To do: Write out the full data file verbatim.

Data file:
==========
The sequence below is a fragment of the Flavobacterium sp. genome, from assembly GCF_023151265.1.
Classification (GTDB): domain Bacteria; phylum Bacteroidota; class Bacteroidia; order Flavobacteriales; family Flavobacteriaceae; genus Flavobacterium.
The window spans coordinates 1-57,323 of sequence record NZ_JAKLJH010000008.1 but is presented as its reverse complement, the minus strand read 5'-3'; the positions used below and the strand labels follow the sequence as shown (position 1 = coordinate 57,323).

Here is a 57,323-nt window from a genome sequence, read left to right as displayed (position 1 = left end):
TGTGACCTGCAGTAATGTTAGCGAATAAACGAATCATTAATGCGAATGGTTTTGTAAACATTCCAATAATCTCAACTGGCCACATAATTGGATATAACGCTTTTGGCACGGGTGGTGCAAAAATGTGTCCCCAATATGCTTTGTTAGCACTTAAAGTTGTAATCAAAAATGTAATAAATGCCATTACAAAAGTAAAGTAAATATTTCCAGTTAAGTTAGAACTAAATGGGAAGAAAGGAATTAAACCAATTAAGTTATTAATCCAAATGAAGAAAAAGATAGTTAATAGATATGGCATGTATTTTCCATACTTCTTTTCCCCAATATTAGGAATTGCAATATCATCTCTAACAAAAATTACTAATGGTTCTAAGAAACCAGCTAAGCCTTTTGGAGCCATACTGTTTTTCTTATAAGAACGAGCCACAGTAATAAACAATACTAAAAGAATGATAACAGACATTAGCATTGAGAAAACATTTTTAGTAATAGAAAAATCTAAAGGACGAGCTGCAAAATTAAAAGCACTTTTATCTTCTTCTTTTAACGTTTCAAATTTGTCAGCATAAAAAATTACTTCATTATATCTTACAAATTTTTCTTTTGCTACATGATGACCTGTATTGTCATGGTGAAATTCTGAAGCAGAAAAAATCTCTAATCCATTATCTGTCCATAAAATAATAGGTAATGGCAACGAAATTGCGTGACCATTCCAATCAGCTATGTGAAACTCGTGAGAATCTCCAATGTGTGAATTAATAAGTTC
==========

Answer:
The sequence below is a fragment of the Flavobacterium sp. genome, from assembly GCF_023151265.1.
Classification (GTDB): domain Bacteria; phylum Bacteroidota; class Bacteroidia; order Flavobacteriales; family Flavobacteriaceae; genus Flavobacterium.
The window spans coordinates 1-57,323 of sequence record NZ_JAKLJH010000008.1 but is presented as its reverse complement, the minus strand read 5'-3'; the positions used below and the strand labels follow the sequence as shown (position 1 = coordinate 57,323).

Here is a 57,323-nt window from a genome sequence, read left to right as displayed (position 1 = left end):
TGTGACCTGCAGTAATGTTAGCGAATAAACGAATCATTAATGCGAATGGTTTTGTAAACATTCCAATAATCTCAACTGGCCACATAATTGGATATAACGCTTTTGGCACGGGTGGTGCAAAAATGTGTCCCCAATATGCTTTGTTAGCACTTAAAGTTGTAATCAAAAATGTAATAAATGCCATTACAAAAGTAAAGTAAATATTTCCAGTTAAGTTAGAACTAAATGGGAAGAAAGGAATTAAACCAATTAAGTTATTAATCCAAATGAAGAAAAAGATAGTTAATAGATATGGCATGTATTTTCCATACTTCTTTTCCCCAATATTAGGAATTGCAATATCATCTCTAACAAAAATTACTAATGGTTCTAAGAAACCAGCTAAGCCTTTTGGAGCCATACTGTTTTTCTTATAAGAACGAGCCACAGTAATAAACAATACTAAAAGAATGATAACAGACATTAGCATTGAGAAAACATTTTTAGTAATAGAAAAATCTAAAGGACGAGCTGCAAAATTAAAAGCACTTTTATCTTCTTCTTTTAACGTTTCAAATTTGTCAGCATAAAAAATTACTTCATTATATCTTACAAATTTTTCTTTTGCTACATGATGACCTGTATTGTCATGGTGAAATTCTGAAGCAGAAAAAATCTCTAATCCATTATCTGTCCATAAAATAATAGGTAATGGCAACGAAATTGCGTGACCATTCCAATCAGCTATGTGAAACTCGTGAGAATCTCCAATGTGTGAATTAATAAGTTC